• Sent a toilet paper holder and a roll of toilet paper inscribed with the "Contract on America" to Olympia with her husband so he could mount it on the caucus wall.

    "It was right after Newt (Gingrich) and his boys took over Congress and I was home-schooling (daughter) Alexandra. So we did a whole big lesson on the Salem witch hunts and mass hysteria and I had her make the paper roll as a project. Timmy was so pleased.

    "If you've got to live with this guy you might as well laugh about it," Sheldon said.

Tuesday, May 23, 2006

Tim Sheldon fails to get campaign services from Thurston County Democrats

State senator Tim Sheldon, who is running in a contested primary against Kyle Taylor Lucas in the 35th LD, failed to get campaign services from the Thurston County Democrats. The party central committee voted to accept the report from the campaign services committee, who suggested that Sheldon not get services. Campaign services are things like using the county campaign office, using our lists... things like that.

But, it is pretty close to a what a county party can do in terms of an endorsement. Even in a contested primary, the party will typically give campaign services to all of the candidates. Not in this case though.

Below are my notes from last night when Sheldon got up to address the Central Committee. The format was a Q&A from the crowd, so if I haven't pointed out who said what, it was probably Sheldon.

Jerry Muchmore reports that Anne Hirsh gets campaign services. And, that Sen. Tim Sheldon not, on a split vote.

No motion, so Sheldon gets up to talk.

He brought end of session reports.

Sheldon says: One of the reason I brought these, to give you some idea of the 35th District, because no one on the campaign services committee was from the 35th, and it is much more conservative than what you think.

Elected seven times to the leg. And served in the leadership. Being supported by the DSCC.

There is a big difference between Thurston County and Mason County.

He says: I've always voted to organize with the Democrats... I have a commitment to my district. If they didn't they wouldn't send me back. 81 percent as a Dem in the primary.

It is proper to endorse the incumbent. I think it's important for the party to support incumbents.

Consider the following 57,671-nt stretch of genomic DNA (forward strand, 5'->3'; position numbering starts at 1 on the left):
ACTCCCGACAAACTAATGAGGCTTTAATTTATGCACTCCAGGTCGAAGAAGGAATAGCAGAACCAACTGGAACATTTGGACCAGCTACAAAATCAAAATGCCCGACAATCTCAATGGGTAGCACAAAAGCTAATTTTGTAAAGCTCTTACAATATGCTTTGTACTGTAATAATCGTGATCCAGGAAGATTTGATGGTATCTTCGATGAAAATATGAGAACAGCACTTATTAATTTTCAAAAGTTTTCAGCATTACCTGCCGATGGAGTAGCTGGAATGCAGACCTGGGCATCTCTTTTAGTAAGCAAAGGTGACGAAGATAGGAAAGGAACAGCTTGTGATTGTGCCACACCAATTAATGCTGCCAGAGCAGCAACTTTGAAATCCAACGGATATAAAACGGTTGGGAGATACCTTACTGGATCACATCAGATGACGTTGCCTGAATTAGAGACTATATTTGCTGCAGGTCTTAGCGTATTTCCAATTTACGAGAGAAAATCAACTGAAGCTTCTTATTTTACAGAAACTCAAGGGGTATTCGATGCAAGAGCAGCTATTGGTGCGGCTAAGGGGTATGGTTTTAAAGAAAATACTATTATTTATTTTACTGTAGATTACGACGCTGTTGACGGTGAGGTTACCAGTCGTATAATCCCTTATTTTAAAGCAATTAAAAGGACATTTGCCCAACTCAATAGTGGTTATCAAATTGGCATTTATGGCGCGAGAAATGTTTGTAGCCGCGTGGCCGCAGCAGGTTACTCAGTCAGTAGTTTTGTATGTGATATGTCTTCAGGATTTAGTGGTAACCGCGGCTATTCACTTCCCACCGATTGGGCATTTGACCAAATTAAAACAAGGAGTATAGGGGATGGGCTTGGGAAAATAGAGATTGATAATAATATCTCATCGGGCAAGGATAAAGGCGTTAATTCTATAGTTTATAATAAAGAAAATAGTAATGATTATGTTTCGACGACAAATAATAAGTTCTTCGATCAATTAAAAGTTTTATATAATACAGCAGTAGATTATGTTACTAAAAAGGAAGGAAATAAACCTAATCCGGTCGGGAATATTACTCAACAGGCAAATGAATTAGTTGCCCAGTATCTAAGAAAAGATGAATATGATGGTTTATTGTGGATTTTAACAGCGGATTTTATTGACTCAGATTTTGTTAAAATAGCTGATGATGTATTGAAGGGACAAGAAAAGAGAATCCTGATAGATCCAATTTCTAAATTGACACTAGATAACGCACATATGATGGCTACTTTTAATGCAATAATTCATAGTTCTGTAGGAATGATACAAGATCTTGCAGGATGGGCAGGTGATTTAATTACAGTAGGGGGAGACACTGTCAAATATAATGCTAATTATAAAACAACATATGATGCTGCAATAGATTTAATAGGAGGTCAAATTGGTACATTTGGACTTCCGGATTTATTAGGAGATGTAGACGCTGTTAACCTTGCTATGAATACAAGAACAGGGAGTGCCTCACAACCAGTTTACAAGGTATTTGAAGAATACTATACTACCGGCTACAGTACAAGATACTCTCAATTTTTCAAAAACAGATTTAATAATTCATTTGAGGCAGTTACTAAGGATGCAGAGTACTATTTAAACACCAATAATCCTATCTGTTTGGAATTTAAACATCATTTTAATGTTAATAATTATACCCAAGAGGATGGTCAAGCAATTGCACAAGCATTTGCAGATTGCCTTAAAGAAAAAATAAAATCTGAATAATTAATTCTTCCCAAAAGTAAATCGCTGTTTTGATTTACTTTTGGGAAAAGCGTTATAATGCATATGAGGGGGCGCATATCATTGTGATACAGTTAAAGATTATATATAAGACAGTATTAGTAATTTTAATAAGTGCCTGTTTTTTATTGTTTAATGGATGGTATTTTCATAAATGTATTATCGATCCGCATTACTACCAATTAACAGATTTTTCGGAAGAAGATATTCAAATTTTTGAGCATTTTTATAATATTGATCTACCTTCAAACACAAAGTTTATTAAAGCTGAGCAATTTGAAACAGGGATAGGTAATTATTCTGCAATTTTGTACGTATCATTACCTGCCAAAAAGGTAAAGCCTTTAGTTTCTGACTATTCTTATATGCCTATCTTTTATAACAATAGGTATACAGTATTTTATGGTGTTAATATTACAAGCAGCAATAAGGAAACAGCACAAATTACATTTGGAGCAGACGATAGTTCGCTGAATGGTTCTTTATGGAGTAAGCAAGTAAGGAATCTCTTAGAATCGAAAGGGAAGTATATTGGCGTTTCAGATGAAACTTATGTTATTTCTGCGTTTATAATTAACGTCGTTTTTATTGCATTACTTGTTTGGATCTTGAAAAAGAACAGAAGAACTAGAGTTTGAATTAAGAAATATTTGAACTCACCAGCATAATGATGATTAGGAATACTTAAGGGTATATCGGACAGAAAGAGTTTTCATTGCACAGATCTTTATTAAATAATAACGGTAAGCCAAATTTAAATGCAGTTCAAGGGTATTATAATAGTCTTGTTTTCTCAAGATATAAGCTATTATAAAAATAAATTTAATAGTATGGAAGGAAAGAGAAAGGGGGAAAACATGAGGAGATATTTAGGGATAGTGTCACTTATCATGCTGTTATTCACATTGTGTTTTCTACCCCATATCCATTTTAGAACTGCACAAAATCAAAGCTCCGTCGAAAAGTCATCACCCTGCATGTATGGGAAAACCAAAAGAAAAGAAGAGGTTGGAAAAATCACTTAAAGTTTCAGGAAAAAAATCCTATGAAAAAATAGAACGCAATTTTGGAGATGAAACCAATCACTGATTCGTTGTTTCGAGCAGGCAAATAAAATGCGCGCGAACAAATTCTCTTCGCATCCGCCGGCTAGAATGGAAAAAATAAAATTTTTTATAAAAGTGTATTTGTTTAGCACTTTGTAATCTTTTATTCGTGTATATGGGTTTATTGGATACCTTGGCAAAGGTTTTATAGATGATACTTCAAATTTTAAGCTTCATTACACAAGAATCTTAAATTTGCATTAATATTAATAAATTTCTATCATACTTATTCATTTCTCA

Jennifer Speiler: what was with the Democrats for Bush?

Sheldon: There were two defining moments in my political life. JFK assassination and 9/11. In that election I thought President Bush would do a better job, and I encouraged other Democrats.

Did I feel I would turn the tide? No, it was just the way I felt.

I voted for Dino Rossi, I served in the state senate with him for seven years. I think Gregoire is doing a good job as well.

I-933? Sheldon: I'll probably support it; I think it is a fundamental tenant of especially our state constitution. The negative aspects of it have been overblown.

What is your stance on Tim Eyman's initiative 65?

Sheldon: I'm not going to say, he voted to bring it to the floor. He didn't vote for it, because it wasn't something he thought his constituents would endorse.

SB 1458. Mason County used to have a more aggressive monitoring system. He voted against the on site sewer system measure.

Danielle Westbrooke. I want to give you credit

Sheldon: "I'm feeling a bit filleted."

Someone: Why did you run as an independent for county commisioiner?

Sheldon: I wanted to keep the job from being political. I wanted to become the first independent, non-partisan county commissioner. I prefer to call myself non-partisan.

Jerry (on the campaign services report): it was not a unanimous decision (4-1), the senator's record didn't support Democratic values. His constituency is vastly different than Thurston County. Democrats for Bush, which had something to do with it.

I didn't vote last night (I'm a proxy, and my PCO was there), but if I had I probably would have voted against giving him services. How one votes in the Senate is one thing, I can't really argue given his district and how I feel about personal choice. Everyone has to vote their concious in the senate.

But, Democrats for Bush and supporting Dino Rossi would have turned it for me.

Introducing Thurston County Blue... or whatever we end up calling it

Whatever it is called, it is the community blog of the Thurston County Democrats.

Inspired by Ken Camp's (PCO Belmore) paper on internet strategy for the state party, Thurston County Blue is a civicspace based community.

While PCOs, PCO-proxies and (dues paying) members are the only folks that can post to the front page, anyone who signs up for an account can join the conversation through comments. I think this is important because everyone who is involved in the party can decide what to talk about, not just a small blog committee, and anyone (who isn't a total jerk) can join in.

We also haven't yet decided on a final name for it yet. I like "Blue," but we're leaving that part open.

So, if you're in Thurston County, feel free to join in. If not, just enjoy.

Wednesday, May 17, 2006

Netroots Agenda, an outline

Cross posted at Washblog.